Latest Polling Thread - March 5, 2012

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Doug

Brachina wrote:

Great news! The Conservative hard-core vote is only 17%.

I find it baffling that 7% think the NDP is responsible, what the hell have these people been smoking.

 

I expect these are the people who think the NDP is responsible for their toast being burned this morning.

janfromthebruce

I confess Doug that I burnt other Canadian people's toast!

Arthur Cramer Arthur Cramer's picture

Just read Grenier over at 308.com. Man does that guy ever spin fast. I wonder how he walks without falling over. I wish he'd come out and admit he was a Liberal instead of trying to portray himslef as some kind of objective, independant voice. That guys is a joke and his website is a joke.

Ottawa Centre-Left

 

Three Hundred Eight has now completed some very thorough analysis of the Forum poll:

 

http://threehundredeight.blogspot.com/2012/03/mulcair-lands-more-endorsements-best.html

 

 

The highlights:

 

"With Thomas Mulcair, the New Democrats hold on to their 58 seats in Quebec. Under Mulcair, the NDP even squashes the Bloc Québécois to non-existence. But under Brian Topp, who was born and raised in Quebec, the New Democrats are decimated and reduced to only three seats. Under Peggy Nash, the NDP is returned to the pre-2011 days in the province with only one seat."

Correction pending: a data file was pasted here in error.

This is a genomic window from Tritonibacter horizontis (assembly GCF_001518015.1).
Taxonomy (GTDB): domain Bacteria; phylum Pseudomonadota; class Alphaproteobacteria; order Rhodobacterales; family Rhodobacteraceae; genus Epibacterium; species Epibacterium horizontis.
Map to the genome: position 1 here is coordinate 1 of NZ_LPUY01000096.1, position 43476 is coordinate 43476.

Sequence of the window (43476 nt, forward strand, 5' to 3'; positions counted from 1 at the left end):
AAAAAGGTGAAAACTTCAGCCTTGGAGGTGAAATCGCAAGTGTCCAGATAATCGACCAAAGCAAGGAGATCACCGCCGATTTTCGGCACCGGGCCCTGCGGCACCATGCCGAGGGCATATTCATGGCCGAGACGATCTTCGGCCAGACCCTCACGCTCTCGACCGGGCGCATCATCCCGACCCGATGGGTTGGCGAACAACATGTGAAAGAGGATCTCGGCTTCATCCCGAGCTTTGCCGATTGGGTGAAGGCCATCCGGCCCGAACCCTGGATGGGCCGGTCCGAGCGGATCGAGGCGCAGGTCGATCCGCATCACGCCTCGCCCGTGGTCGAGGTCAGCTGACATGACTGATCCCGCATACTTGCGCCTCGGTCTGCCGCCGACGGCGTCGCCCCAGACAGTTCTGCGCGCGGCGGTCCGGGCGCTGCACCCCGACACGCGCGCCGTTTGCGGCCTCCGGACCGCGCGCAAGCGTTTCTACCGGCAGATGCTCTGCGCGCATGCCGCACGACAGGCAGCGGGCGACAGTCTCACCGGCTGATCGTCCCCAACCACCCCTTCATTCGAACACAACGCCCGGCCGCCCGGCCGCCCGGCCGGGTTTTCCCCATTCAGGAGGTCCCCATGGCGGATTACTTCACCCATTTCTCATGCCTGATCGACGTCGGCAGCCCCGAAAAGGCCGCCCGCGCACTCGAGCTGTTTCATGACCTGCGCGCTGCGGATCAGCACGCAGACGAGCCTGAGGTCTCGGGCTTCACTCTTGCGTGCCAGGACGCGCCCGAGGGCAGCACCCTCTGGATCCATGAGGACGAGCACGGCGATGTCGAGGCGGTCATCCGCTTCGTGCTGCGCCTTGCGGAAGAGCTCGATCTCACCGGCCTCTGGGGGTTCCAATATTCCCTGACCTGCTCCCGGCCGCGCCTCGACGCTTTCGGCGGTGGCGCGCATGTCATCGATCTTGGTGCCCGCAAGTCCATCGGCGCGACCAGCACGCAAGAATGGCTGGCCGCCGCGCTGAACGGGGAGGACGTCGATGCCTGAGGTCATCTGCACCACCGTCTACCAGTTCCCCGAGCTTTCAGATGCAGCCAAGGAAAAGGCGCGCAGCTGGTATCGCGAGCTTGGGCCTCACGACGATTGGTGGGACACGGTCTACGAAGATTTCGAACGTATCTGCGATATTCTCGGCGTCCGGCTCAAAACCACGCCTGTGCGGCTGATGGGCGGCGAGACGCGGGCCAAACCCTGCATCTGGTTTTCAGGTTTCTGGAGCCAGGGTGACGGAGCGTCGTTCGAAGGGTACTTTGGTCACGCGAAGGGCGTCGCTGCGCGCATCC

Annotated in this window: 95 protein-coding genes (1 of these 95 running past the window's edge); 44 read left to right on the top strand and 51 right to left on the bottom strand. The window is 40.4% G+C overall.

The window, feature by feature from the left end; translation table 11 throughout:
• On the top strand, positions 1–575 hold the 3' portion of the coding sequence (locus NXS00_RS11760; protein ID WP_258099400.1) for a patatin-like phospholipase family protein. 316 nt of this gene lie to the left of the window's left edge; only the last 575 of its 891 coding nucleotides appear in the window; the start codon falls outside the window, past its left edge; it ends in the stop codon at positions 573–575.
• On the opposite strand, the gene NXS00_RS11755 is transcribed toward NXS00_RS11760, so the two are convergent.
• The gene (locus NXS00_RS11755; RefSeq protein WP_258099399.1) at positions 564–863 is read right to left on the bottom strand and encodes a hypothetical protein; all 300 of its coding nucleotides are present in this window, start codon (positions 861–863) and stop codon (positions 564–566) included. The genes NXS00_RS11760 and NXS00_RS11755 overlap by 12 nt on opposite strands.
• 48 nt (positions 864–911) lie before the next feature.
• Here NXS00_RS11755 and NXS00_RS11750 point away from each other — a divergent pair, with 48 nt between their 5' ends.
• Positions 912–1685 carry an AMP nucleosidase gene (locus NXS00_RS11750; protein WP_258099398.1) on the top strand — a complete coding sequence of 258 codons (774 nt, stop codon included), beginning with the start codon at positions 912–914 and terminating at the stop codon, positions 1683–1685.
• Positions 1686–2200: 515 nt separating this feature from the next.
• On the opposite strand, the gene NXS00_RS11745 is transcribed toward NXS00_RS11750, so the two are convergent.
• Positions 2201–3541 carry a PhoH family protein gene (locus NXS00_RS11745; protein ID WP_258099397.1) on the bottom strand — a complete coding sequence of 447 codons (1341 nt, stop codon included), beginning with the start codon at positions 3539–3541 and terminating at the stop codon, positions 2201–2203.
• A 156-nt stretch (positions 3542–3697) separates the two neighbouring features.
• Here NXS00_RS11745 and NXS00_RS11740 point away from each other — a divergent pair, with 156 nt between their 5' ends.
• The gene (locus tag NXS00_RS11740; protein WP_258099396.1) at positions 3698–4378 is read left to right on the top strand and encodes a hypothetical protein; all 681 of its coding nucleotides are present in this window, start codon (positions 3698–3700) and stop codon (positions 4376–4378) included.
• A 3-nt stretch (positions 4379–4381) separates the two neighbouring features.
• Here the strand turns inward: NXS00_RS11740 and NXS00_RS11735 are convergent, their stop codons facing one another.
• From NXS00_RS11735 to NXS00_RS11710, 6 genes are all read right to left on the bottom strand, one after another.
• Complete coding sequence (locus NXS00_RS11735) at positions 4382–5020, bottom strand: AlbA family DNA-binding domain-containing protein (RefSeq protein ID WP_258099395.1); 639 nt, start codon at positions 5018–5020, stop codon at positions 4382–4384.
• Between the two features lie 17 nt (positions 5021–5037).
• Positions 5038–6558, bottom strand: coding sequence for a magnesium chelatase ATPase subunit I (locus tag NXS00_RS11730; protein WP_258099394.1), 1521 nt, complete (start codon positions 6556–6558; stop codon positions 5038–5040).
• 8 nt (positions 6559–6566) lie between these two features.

and

 

"There really isn't much difference in the rest of Canada between a Mulcair-led NDP and an NDP led by either Topp or Nash."

 

clambake

I would think that the latter part of that analysis would likely change before 2015, especially during the campaign

Stockholm

These hypothetical polls of how a party would do if led by so-and so- aare interesting but also have to be taken with a boulder of salt. Remember that "the polls" told the Liberals in 1984 that they would win if they chose john Turner as their leader. "The polls" also told the federal Tories in 1993 that if they made kim Campbell their leader they would instantly be back in contention in the next election.

A year ago "the polls" told the BC Liberals that their ony chance to win the next BC election was to make  Christy Clark their leader - she has turned out to be a total fiasco. "The polls" also said that if the BC NDP chose Adrian Dix, they would be shooting themselves in the foot - instead he has performed very well.

So, I don't say ignore the Forum poll. In fact if i was working for Mulcair, i would promote everywhere i could - but realistically we won't really know how the NDP will do being led any of these people until a good year or so of them being leader and putting their mark on the party.